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The Grahams’ Prospect Avenue home was auctioned at a sheriff’s sale in August.

A former Princeton resident accused of scamming his social circle with a $5 million Ponzi scheme has been denied release from jail following a November 21 arrest in an unrelated civil dispute dating back to the Iraq war. Ford Graham and his wife, Katherine, were taken into custody in New York for contempt of court after they were successfully sued by Susan Flannigan, a former saleswoman for one of Ford’s companies, Vulcan Power Group, for unpaid salary and commission. (U.S. 1, December 4.)

Katherine Graham was released shortly thereafter, but on Monday, December 9, Judge Loretta A. Preska shot down Ford’s request to be released on grounds that he had filed for bankruptcy. In August, the court had ordered the Grahams to be arrested because they had not turned over documents Flannigan had demanded or made court-ordered monthly payments to her, and they were taken into custody in November.

On November 27, Ford filed for Chapter 7 bankruptcy, and through his lawyer, told the judge that his only assets were a $500 birthday gift from his father. The bankruptcy filing said he was more than $10 million in debt, including $4 million he owed Flannigan, $5 million to the New Jersey Attorney General, $4 million to a Princeton resident, and $40,000 to a Krav Maga instructor who lives in Princeton.

The same day, he petitioned for release from the Metropolitan Correctional Center in Manhattan, where he is being jailed on the grounds that by law, bankruptcy filings automatically halt debt collection efforts. In a letter to the judge, his attorney argued that he had already turned over all the documents he had access to, which amounted to 1,500 pages of records relating to various companies that he operated plus a few additional papers. “Mr. Graham’s ability to produce any further information is simply not possible from a prison cell,” he argued.

Marc A. Stadtmauer, Flannigan’s lawyer, wrote in a December 8 letter to the court that the Grahams had not provided documents related to about 60 legal entities that Graham was involved in. He accused the Grahams of attempting to hide assets, and had photographs of the Grahams’ house at 260 Prospect Avenue being emptied of possessions. The home was auctioned off at a sheriff’s sale in August. He also said the key to a safety deposit box belonging to Katherine Graham had mysteriously gone missing.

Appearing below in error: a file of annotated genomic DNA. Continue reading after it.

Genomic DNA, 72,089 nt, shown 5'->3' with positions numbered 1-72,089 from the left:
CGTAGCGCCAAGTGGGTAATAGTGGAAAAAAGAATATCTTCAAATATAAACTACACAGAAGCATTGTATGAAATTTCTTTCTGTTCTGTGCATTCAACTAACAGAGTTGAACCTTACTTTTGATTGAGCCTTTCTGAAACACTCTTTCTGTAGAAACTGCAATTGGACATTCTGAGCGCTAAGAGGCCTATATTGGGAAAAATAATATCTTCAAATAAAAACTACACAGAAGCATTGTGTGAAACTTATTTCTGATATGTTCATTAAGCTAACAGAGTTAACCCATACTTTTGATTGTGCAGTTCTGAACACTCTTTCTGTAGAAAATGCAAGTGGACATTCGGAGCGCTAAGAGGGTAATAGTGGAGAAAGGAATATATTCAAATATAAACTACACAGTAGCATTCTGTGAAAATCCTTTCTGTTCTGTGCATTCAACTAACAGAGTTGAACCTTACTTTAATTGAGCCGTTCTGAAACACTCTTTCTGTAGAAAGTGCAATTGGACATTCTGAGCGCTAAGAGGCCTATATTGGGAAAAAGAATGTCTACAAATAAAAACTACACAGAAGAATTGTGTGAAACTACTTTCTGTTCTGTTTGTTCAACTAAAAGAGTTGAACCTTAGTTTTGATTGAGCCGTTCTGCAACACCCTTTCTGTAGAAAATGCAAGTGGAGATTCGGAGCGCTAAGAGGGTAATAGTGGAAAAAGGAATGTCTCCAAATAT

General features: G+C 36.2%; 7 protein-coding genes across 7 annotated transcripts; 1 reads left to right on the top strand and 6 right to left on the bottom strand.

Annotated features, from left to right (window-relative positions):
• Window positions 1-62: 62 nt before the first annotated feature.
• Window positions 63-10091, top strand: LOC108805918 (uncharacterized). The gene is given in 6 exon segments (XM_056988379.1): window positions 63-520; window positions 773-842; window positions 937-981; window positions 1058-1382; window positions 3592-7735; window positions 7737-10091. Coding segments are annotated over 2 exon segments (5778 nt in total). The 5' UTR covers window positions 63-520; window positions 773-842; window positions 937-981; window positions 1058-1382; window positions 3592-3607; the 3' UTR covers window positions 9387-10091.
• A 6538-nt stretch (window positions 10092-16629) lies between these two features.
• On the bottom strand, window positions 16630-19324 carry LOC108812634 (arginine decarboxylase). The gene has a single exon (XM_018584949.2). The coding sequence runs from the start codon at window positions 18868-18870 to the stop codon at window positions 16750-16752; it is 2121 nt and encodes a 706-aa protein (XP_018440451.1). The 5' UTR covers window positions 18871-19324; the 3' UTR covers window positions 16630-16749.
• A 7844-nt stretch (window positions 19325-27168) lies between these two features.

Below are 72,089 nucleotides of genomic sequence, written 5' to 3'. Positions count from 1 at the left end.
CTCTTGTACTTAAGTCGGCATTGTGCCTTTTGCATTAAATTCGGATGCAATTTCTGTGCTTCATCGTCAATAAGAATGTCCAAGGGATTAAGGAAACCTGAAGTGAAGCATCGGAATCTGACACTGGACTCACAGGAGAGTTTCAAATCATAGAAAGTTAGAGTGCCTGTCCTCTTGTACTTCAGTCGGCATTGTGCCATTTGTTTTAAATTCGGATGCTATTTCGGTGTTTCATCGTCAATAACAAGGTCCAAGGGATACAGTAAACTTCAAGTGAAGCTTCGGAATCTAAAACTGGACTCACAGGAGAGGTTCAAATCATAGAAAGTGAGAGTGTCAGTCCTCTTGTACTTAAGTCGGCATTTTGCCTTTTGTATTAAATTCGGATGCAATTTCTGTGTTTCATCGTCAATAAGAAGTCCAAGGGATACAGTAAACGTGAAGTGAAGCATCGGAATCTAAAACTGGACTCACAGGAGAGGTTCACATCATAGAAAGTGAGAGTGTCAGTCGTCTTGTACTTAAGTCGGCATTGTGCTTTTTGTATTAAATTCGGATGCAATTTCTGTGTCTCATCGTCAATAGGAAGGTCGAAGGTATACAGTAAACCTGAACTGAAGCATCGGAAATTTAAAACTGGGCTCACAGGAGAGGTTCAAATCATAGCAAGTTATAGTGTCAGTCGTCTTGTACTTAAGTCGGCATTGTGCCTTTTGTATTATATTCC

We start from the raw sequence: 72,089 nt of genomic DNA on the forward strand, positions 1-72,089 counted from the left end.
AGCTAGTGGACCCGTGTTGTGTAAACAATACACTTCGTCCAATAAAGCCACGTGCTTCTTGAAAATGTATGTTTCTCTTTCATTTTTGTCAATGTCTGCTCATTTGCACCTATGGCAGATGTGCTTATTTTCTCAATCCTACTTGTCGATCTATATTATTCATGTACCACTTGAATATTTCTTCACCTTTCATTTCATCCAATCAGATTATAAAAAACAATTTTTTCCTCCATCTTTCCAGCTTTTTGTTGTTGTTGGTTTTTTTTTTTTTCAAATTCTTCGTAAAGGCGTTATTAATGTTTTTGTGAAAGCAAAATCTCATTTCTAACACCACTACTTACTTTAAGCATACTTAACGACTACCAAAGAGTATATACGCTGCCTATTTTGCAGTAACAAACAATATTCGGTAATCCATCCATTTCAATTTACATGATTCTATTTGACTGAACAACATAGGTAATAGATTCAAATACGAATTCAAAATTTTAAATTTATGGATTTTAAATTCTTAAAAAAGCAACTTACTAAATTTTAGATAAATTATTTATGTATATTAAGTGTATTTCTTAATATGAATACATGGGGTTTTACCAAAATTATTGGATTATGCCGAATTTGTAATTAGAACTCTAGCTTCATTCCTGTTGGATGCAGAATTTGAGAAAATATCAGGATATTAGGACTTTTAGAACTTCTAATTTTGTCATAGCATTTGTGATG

In a December 9 letter to the court, Graham’s attorney, David M. Taus, said his client was being held for “punitive and vindictive reasons.”

“The the ‘crime’ at this point no longer fits the punishment,” he wrote. “Mr. Graham has been in prison for 18 days and has since been living under the most inhumane conditions. Never mind he is living with murderers, terrorists, and gang members, but no human being should have to live under the conditions he is suffering with. Briefly, he advises there is no heat. And as the result of an electrical fire on his floor, all prisoners suffered from smoke inhalation. The prisoners were then moved to the roof with no winter clothing and were left there for hours,” the letter said.

(The Metropolitan Correctional Center is the same facility where Jeffrey Epstein was jailed and later found dead.)

Katherine Graham had earlier agreed to give a deposition after her release from jail, but Taus wrote that she couldn’t do it after all because she was depressed.

According to court transcripts, Preska said the bankruptcy filing “appears to be a sham” and that Ford Graham was “seeking refuge in the bankruptcy court.”

Taus told the judge that the Grahams could not produce the documents because many of them had been left behind during an office move and destroyed by a former landlord. “I don’t know how we can produce what doesn’t exist,” he said.

Preska was not sympathetic to these arguments. “There has been absolutely no compliance and nothing other than efforts to stonewall,” she said.